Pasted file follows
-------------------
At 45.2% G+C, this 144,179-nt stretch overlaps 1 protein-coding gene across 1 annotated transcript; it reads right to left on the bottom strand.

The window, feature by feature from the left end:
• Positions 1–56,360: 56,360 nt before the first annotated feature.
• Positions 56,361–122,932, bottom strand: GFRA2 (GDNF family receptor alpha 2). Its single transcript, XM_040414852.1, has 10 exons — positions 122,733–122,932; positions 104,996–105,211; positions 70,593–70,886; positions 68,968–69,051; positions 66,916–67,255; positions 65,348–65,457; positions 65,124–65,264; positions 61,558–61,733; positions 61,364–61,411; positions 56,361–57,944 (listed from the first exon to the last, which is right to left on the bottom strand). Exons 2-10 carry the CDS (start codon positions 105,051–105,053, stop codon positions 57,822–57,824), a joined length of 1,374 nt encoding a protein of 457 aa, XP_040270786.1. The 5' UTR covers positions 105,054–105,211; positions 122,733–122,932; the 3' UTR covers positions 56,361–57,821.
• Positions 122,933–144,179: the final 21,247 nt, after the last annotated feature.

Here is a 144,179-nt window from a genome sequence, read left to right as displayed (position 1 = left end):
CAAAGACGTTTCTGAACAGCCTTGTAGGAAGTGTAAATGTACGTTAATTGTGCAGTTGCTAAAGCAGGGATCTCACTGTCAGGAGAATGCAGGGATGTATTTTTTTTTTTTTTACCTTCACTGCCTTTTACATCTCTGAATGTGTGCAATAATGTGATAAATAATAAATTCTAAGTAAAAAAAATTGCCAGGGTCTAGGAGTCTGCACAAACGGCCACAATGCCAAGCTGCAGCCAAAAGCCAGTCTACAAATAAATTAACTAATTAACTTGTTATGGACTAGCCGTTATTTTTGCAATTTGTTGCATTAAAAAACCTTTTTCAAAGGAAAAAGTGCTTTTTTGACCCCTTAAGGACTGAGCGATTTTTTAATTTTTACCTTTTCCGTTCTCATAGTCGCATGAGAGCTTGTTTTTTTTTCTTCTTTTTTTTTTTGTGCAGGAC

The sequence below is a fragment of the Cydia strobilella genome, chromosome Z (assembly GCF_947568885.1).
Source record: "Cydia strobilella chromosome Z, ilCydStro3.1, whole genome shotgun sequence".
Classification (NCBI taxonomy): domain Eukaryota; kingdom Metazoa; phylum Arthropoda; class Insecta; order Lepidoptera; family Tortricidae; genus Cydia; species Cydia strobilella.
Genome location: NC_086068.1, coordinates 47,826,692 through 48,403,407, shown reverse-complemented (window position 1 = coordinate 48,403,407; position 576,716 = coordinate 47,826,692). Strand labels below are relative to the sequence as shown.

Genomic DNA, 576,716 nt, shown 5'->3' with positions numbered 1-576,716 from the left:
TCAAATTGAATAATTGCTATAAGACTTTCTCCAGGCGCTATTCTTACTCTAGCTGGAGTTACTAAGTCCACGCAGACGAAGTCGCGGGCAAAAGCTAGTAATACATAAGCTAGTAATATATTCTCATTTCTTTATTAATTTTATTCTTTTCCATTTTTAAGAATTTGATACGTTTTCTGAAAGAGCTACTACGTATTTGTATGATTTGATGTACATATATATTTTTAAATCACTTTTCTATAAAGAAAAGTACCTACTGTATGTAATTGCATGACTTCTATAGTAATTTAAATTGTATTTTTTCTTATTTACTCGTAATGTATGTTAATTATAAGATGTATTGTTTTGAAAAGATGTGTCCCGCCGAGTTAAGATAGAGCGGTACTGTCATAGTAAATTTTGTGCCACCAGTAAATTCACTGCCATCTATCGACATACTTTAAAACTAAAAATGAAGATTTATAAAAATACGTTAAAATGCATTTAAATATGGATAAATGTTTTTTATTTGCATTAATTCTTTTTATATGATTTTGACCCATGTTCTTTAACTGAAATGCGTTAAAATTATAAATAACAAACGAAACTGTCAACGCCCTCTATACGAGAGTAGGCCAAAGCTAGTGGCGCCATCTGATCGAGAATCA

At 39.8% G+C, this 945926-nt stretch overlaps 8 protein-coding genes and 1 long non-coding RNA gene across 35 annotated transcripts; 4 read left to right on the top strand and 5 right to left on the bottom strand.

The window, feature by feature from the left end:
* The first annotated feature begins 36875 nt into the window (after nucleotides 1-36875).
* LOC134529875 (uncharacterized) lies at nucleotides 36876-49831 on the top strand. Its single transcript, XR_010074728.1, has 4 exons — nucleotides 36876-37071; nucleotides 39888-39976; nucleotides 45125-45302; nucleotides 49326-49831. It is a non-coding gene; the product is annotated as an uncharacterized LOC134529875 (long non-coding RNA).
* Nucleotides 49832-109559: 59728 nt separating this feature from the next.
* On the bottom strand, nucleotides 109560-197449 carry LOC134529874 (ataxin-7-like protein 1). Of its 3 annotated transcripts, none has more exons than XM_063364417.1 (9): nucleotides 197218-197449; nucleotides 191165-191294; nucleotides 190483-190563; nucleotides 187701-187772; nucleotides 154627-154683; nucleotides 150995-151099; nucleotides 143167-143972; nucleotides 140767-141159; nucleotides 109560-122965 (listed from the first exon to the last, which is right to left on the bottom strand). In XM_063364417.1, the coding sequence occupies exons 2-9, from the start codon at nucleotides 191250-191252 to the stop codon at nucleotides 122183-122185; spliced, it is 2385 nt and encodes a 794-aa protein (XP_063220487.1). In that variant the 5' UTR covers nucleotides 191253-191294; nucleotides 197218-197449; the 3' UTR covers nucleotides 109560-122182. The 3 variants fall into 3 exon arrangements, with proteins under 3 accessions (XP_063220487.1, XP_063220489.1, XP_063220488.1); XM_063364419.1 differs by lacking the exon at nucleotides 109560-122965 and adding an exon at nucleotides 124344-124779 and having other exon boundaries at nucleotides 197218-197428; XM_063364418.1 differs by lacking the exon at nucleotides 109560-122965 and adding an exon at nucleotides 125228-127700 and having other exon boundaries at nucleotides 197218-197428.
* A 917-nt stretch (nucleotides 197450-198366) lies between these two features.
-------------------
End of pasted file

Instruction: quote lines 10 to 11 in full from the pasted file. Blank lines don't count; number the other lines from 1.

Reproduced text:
Classification (NCBI taxonomy): domain Eukaryota; kingdom Metazoa; phylum Arthropoda; class Insecta; order Lepidoptera; family Tortricidae; genus Cydia; species Cydia strobilella.
Genome location: NC_086068.1, coordinates 47,826,692 through 48,403,407, shown reverse-complemented (window position 1 = coordinate 48,403,407; position 576,716 = coordinate 47,826,692). Strand labels below are relative to the sequence as shown.